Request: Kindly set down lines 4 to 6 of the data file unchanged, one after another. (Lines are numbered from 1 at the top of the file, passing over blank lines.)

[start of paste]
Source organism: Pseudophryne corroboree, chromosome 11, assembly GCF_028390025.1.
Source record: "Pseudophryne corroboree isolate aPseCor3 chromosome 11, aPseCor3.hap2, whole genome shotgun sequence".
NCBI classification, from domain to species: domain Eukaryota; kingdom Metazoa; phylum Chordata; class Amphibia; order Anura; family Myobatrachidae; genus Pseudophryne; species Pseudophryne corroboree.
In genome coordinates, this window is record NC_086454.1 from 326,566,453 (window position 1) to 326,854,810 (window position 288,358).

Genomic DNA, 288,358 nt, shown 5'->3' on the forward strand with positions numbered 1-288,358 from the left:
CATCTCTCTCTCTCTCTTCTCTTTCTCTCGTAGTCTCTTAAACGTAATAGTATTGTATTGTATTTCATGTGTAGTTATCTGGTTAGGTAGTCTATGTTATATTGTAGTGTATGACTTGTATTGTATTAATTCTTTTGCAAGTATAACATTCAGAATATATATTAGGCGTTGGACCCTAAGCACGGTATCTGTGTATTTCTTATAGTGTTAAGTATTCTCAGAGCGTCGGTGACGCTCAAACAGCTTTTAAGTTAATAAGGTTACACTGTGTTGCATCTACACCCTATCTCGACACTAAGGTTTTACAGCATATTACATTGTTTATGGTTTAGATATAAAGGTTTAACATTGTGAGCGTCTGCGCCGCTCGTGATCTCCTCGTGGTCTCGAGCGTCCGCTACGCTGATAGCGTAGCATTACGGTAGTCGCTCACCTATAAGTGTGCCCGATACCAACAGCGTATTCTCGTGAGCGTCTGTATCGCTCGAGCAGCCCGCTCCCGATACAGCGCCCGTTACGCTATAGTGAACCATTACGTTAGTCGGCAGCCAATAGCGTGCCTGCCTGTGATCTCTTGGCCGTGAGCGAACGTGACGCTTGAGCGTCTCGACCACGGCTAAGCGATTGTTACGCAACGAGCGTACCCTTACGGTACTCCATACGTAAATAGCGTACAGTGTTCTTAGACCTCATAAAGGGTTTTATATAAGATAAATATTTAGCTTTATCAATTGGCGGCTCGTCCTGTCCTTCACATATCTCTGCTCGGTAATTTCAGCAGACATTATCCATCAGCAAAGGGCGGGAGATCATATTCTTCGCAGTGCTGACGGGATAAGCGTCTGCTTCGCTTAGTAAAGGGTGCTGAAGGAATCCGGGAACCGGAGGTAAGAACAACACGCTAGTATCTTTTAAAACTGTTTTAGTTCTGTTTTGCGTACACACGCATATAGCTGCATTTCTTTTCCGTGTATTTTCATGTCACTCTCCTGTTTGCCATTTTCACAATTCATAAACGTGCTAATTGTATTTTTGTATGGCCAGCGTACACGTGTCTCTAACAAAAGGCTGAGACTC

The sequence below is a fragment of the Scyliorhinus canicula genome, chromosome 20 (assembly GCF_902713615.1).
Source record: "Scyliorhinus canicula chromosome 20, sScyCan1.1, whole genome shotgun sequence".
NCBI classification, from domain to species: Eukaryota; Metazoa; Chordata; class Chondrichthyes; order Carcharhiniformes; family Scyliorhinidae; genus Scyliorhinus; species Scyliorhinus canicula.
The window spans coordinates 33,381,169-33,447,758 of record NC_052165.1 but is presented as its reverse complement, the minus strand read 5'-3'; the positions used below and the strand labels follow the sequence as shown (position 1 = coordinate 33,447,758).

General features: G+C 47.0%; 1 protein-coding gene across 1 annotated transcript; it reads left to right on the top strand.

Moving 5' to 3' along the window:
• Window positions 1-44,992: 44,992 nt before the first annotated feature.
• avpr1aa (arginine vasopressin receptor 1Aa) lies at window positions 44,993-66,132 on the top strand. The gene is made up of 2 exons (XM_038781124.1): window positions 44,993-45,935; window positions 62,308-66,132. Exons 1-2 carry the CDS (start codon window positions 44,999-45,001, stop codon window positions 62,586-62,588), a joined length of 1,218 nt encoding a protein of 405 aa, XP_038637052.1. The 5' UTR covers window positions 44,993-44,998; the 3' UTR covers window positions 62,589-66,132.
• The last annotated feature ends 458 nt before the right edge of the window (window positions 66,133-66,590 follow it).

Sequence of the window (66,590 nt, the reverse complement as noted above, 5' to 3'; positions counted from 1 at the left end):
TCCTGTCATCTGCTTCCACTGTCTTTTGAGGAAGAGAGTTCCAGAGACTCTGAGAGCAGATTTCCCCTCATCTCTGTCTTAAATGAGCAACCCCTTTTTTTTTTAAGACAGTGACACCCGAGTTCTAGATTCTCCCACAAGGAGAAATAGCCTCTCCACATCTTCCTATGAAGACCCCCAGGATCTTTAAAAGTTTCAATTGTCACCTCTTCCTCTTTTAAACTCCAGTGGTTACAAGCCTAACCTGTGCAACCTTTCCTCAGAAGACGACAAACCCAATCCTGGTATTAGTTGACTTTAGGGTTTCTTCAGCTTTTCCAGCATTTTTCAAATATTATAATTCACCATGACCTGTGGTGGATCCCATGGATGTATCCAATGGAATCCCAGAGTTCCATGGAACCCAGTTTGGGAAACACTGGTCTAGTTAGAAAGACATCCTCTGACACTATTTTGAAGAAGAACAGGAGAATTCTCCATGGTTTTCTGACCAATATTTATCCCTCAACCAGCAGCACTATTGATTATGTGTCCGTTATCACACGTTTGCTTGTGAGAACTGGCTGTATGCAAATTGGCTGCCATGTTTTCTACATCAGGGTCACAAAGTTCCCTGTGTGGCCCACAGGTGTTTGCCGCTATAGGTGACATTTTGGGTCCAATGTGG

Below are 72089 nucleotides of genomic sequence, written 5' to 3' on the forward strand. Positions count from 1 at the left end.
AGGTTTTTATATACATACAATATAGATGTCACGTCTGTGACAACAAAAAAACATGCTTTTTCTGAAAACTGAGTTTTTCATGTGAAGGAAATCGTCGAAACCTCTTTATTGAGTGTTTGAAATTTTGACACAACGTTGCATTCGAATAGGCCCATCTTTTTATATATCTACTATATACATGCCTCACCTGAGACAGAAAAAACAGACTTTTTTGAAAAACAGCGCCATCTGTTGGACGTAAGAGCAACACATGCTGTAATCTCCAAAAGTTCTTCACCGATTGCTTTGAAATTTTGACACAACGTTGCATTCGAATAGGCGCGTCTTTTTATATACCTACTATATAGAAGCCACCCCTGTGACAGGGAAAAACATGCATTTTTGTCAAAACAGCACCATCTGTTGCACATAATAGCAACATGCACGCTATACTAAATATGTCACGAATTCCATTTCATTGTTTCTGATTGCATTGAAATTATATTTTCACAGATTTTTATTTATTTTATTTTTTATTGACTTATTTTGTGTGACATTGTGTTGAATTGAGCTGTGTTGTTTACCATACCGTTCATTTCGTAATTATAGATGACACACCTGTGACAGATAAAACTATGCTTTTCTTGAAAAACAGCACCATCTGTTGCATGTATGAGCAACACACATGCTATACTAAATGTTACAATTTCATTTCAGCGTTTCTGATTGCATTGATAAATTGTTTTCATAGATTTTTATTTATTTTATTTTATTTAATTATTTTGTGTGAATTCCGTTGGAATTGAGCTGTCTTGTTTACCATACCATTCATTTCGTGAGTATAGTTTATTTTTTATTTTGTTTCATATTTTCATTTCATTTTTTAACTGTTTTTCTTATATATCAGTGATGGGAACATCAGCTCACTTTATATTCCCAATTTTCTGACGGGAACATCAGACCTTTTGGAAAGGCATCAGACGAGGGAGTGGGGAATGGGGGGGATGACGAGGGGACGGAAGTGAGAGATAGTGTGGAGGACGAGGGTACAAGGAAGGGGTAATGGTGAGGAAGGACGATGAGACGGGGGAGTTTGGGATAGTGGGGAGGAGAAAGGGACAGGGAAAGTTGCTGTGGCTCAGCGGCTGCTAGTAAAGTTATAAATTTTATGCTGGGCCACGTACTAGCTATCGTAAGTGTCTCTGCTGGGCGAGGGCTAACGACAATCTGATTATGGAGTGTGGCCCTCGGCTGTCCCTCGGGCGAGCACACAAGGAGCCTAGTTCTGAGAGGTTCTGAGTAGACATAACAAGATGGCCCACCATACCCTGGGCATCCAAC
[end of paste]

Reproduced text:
In genome coordinates, this window is record NC_086454.1 from 326,566,453 (window position 1) to 326,854,810 (window position 288,358).

Genomic DNA, 288,358 nt, shown 5'->3' on the forward strand with positions numbered 1-288,358 from the left:
CATCTCTCTCTCTCTCTTCTCTTTCTCTCGTAGTCTCTTAAACGTAATAGTATTGTATTGTATTTCATGTGTAGTTATCTGGTTAGGTAGTCTATGTTATATTGTAGTGTATGACTTGTATTGTATTAATTCTTTTGCAAGTATAACATTCAGAATATATATTAGGCGTTGGACCCTAAGCACGGTATCTGTGTATTTCTTATAGTGTTAAGTATTCTCAGAGCGTCGGTGACGCTCAAACAGCTTTTAAGTTAATAAGGTTACACTGTGTTGCATCTACACCCTATCTCGACACTAAGGTTTTACAGCATATTACATTGTTTATGGTTTAGATATAAAGGTTTAACATTGTGAGCGTCTGCGCCGCTCGTGATCTCCTCGTGGTCTCGAGCGTCCGCTACGCTGATAGCGTAGCATTACGGTAGTCGCTCACCTATAAGTGTGCCCGATACCAACAGCGTATTCTCGTGAGCGTCTGTATCGCTCGAGCAGCCCGCTCCCGATACAGCGCCCGTTACGCTATAGTGAACCATTACGTTAGTCGGCAGCCAATAGCGTGCCTGCCTGTGATCTCTTGGCCGTGAGCGAACGTGACGCTTGAGCGTCTCGACCACGGCTAAGCGATTGTTACGCAACGAGCGTACCCTTACGGTACTCCATACGTAAATAGCGTACAGTGTTCTTAGACCTCATAAAGGGTTTTATATAAGATAAATATTTAGCTTTATCAATTGGCGGCTCGTCCTGTCCTTCACATATCTCTGCTCGGTAATTTCAGCAGACATTATCCATCAGCAAAGGGCGGGAGATCATATTCTTCGCAGTGCTGACGGGATAAGCGTCTGCTTCGCTTAGTAAAGGGTGCTGAAGGAATCCGGGAACCGGAGGTAAGAACAACACGCTAGTATCTTTTAAAACTGTTTTAGTTCTGTTTTGCGTACACACGCATATAGCTGCATTTCTTTTCCGTGTATTTTCATGTCACTCTCCTGTTTGCCATTTTCACAATTCATAAACGTGCTAATTGTATTTTTGTATGGCCAGCGTACACGTGTCTCTAACAAAAGGCTGAGACTC